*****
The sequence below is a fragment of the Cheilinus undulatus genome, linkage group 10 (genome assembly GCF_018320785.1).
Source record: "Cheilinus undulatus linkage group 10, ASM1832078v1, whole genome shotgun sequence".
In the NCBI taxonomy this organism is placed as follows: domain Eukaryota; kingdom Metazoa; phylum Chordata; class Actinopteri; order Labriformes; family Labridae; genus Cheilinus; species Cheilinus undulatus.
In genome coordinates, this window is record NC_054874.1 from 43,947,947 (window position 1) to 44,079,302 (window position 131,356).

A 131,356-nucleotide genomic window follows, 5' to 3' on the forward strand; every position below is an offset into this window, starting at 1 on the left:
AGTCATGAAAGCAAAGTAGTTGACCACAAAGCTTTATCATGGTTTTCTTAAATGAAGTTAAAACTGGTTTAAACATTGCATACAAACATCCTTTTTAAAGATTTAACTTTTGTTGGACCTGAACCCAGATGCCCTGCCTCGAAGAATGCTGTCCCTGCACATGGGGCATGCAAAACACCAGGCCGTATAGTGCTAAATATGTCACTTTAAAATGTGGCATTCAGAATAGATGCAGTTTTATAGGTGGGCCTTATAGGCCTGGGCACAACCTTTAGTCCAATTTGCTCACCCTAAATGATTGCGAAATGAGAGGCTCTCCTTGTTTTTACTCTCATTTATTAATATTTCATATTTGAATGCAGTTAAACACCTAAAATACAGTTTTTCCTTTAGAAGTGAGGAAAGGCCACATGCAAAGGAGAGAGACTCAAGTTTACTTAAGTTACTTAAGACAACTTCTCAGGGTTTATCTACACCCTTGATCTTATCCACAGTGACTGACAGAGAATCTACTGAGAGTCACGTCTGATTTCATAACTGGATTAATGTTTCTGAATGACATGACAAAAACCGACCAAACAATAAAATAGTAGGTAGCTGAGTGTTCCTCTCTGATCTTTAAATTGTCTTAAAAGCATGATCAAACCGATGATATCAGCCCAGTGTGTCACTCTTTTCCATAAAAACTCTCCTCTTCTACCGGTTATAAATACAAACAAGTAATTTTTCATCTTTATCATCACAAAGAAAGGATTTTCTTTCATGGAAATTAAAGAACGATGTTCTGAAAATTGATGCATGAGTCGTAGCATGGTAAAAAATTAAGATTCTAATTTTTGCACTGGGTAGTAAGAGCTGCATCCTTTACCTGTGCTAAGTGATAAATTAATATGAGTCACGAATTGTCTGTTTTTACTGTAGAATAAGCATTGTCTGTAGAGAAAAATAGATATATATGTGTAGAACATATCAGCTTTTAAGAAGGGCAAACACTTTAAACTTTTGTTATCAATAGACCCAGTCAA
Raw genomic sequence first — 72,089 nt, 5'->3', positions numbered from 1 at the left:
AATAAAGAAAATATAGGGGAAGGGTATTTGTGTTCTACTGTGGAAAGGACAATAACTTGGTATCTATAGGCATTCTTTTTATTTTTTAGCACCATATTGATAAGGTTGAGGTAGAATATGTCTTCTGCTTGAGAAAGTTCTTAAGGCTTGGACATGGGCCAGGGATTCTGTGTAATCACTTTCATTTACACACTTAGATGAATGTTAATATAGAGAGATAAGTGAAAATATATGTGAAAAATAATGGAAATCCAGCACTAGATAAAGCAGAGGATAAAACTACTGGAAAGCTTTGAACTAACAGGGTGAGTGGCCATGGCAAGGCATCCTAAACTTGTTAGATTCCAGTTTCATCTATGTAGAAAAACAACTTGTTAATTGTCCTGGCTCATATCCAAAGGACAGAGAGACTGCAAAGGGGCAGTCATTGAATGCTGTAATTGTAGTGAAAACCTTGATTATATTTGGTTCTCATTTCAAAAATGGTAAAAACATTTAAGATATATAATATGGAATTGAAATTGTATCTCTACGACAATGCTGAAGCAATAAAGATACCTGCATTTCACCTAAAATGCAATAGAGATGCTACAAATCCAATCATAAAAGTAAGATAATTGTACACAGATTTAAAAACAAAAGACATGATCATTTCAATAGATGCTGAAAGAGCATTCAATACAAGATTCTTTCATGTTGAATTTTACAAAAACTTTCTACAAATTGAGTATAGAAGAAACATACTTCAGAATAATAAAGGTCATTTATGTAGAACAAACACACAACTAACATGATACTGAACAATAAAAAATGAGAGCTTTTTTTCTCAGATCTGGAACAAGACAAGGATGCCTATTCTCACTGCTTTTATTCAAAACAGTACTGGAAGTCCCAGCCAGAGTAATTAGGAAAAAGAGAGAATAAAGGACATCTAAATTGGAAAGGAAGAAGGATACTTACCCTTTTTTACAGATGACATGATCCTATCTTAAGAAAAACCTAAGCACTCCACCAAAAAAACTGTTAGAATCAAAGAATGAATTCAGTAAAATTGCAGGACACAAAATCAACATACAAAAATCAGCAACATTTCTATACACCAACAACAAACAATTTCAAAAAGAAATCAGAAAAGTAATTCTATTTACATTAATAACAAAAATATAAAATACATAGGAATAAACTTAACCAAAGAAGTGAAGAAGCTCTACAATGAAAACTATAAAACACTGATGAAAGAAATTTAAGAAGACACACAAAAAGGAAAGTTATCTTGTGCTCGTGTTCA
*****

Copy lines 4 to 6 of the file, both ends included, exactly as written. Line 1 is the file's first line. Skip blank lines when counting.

In genome coordinates, this window is record NC_054874.1 from 43,947,947 (window position 1) to 44,079,302 (window position 131,356).

A 131,356-nucleotide genomic window follows, 5' to 3' on the forward strand; every position below is an offset into this window, starting at 1 on the left:
AGTCATGAAAGCAAAGTAGTTGACCACAAAGCTTTATCATGGTTTTCTTAAATGAAGTTAAAACTGGTTTAAACATTGCATACAAACATCCTTTTTAAAGATTTAACTTTTGTTGGACCTGAACCCAGATGCCCTGCCTCGAAGAATGCTGTCCCTGCACATGGGGCATGCAAAACACCAGGCCGTATAGTGCTAAATATGTCACTTTAAAATGTGGCATTCAGAATAGATGCAGTTTTATAGGTGGGCCTTATAGGCCTGGGCACAACCTTTAGTCCAATTTGCTCACCCTAAATGATTGCGAAATGAGAGGCTCTCCTTGTTTTTACTCTCATTTATTAATATTTCATATTTGAATGCAGTTAAACACCTAAAATACAGTTTTTCCTTTAGAAGTGAGGAAAGGCCACATGCAAAGGAGAGAGACTCAAGTTTACTTAAGTTACTTAAGACAACTTCTCAGGGTTTATCTACACCCTTGATCTTATCCACAGTGACTGACAGAGAATCTACTGAGAGTCACGTCTGATTTCATAACTGGATTAATGTTTCTGAATGACATGACAAAAACCGACCAAACAATAAAATAGTAGGTAGCTGAGTGTTCCTCTCTGATCTTTAAATTGTCTTAAAAGCATGATCAAACCGATGATATCAGCCCAGTGTGTCACTCTTTTCCATAAAAACTCTCCTCTTCTACCGGTTATAAATACAAACAAGTAATTTTTCATCTTTATCATCACAAAGAAAGGATTTTCTTTCATGGAAATTAAAGAACGATGTTCTGAAAATTGATGCATGAGTCGTAGCATGGTAAAAAATTAAGATTCTAATTTTTGCACTGGGTAGTAAGAGCTGCATCCTTTACCTGTGCTAAGTGATAAATTAATATGAGTCACGAATTGTCTGTTTTTACTGTAGAATAAGCATTGTCTGTAGAGAAAAATAGATATATATGTGTAGAACATATCAGCTTTTAAGAAGGGCAAACACTTTAAACTTTTGTTATCAATAGACCCAGTCAA